The schedule of risks for the months ahead means Germany could conceivably be forced to contend with both a 'no deal' Brexit that threatens to impede exports to the UK at the same time as the White House is threatening to close off the U.S. market. Both of those things would take place at the same times as the bottom is falling from the Chinese market for cars and other goods. 

"There may be another boost to exports to the UK ahead of the next Brexit deadline at the end of October. But that will probably be smaller than the 0.1%-of-GDP boost in Q1, and it could turn out to be the prelude to a bigger hit to external demand if a no-deal Brexit actually takes place. The bottom line is that the German economy is teetering on the edge of recession," says Andrew Kenningham, chief Europe economist at Capital Economics

This weak performance explains why Eurozone growth fell from 0.4% to 0.2% in the second quarter, while the deteriorating outlook accounts for why the ECB said in July it's tasked staff with devising a "tiered system for reserve remuneration" and considering "options for the size and composition" of a new quantitative easing program.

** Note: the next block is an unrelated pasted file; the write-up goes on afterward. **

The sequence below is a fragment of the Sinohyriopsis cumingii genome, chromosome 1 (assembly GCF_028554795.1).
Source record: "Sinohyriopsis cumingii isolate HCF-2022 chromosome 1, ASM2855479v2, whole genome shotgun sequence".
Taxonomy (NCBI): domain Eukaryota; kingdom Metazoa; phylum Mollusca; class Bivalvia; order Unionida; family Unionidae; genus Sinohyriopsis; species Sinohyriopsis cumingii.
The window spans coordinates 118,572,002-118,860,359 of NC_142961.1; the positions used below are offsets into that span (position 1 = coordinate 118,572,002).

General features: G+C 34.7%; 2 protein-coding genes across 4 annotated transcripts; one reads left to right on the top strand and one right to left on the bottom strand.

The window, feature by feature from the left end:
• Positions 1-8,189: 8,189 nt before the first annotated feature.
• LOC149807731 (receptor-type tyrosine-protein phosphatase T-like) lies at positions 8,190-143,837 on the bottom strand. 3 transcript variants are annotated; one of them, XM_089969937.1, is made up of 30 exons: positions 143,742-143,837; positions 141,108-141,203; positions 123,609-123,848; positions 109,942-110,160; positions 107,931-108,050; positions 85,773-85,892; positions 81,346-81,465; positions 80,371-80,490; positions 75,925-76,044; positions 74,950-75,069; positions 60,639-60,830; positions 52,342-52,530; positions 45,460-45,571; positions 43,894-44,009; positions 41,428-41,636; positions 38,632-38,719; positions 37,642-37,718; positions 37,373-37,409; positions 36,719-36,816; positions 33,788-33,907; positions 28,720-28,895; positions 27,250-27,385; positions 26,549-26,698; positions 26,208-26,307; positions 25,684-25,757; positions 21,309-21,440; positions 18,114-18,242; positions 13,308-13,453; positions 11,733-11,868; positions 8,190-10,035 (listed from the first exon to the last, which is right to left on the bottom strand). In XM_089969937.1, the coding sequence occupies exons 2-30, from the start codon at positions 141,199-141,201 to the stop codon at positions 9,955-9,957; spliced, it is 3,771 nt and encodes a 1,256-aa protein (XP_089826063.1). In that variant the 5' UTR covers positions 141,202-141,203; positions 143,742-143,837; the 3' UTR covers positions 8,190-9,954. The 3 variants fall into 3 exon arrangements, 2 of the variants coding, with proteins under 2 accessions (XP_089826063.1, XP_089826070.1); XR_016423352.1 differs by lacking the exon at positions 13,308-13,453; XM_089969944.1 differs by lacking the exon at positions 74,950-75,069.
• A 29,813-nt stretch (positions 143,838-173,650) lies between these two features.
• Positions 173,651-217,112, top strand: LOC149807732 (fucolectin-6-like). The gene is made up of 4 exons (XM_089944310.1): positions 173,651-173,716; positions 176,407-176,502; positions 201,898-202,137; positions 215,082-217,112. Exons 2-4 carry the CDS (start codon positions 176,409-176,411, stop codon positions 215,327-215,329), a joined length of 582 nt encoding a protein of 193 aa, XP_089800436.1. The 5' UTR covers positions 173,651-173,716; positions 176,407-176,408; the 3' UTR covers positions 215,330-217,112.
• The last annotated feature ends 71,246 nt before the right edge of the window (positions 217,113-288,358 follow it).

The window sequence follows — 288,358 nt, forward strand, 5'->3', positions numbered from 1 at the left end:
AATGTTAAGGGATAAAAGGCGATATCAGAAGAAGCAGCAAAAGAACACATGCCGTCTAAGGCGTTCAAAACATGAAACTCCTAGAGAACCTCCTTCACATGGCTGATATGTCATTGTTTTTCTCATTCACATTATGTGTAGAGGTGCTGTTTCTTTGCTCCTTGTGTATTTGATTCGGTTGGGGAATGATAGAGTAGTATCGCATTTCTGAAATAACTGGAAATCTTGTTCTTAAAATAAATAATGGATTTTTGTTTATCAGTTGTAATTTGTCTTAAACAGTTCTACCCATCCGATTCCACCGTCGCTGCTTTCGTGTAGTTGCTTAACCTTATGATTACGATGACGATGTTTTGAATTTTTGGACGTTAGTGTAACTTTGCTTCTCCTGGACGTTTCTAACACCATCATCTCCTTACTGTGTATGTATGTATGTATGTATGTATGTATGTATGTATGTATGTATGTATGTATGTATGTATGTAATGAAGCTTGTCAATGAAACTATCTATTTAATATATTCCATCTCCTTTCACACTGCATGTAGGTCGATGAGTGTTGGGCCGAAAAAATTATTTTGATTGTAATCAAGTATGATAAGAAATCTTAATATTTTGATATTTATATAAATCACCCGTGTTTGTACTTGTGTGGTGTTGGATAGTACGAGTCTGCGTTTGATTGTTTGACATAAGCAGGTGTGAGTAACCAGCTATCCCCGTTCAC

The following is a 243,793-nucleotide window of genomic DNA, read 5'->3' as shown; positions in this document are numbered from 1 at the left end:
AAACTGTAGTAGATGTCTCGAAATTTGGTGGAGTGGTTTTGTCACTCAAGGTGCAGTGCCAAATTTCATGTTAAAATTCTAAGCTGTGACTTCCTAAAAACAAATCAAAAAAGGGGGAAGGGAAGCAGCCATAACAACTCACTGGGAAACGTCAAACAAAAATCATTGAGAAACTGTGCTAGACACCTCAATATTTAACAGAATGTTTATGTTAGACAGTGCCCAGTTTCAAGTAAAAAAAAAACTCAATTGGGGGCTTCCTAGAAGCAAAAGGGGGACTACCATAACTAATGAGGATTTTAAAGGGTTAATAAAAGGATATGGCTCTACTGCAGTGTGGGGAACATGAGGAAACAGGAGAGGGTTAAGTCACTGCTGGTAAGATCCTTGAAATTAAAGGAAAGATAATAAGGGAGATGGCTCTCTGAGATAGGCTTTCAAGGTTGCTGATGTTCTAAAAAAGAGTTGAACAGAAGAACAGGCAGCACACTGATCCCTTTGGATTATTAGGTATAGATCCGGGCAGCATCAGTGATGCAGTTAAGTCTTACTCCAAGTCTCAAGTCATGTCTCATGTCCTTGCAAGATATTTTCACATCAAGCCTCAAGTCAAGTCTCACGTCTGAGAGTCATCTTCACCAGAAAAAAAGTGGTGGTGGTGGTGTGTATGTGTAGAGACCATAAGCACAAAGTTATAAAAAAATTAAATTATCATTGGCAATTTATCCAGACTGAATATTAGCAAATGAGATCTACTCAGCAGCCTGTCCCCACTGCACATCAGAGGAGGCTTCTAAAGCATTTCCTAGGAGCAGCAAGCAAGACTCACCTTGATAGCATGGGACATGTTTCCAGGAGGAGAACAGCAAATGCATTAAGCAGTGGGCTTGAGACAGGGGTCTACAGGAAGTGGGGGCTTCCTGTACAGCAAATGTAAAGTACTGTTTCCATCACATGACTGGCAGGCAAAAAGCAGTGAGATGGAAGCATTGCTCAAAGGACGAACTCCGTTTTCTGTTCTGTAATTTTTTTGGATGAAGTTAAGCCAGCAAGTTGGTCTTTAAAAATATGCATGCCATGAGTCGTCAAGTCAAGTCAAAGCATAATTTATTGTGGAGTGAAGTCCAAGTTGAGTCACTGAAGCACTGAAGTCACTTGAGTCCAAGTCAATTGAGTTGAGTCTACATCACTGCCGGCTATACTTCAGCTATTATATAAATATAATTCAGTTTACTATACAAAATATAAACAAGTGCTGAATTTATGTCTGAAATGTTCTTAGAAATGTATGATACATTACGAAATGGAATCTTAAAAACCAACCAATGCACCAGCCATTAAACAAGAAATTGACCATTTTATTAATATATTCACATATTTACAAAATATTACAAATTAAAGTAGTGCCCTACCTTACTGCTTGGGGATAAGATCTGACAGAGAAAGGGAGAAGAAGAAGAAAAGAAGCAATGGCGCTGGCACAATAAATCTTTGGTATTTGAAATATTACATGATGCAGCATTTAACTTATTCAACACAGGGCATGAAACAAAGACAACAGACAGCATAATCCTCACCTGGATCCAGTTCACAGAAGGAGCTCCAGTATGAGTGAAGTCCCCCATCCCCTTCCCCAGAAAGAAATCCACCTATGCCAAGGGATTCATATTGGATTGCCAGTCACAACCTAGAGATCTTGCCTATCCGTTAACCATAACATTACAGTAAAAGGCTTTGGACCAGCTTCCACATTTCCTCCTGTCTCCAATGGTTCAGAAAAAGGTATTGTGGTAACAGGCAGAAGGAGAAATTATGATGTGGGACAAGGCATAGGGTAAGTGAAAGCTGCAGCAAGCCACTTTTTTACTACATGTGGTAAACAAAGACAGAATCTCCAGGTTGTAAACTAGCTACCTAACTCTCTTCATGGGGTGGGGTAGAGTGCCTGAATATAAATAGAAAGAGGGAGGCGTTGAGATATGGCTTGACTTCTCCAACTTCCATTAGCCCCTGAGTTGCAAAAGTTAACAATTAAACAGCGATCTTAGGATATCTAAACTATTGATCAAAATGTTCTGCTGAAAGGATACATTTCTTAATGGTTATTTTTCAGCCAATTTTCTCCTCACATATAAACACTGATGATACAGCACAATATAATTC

The ECB already bought up a large part of the European bond market between January 2015 and December 2018 as it sought to stimulate economic growth in the hope of lifting inflation back to the target of "close to, but below 2%". Inflation has been below the target for much of the time since the Eurozone debt crisis. 

"Today’s confirmation of a German contraction in the second quarter further ignites discussion about a possible broader downturn. With more downside risks down the line like Brexit, Italian political turmoil and trade war uncertainty, that debate seems to be legitimate. The ECB has all but decided on a next stimulus package for September, but the question is whether governments are willing to provide additional support," says Bert Colijn, an economist at ING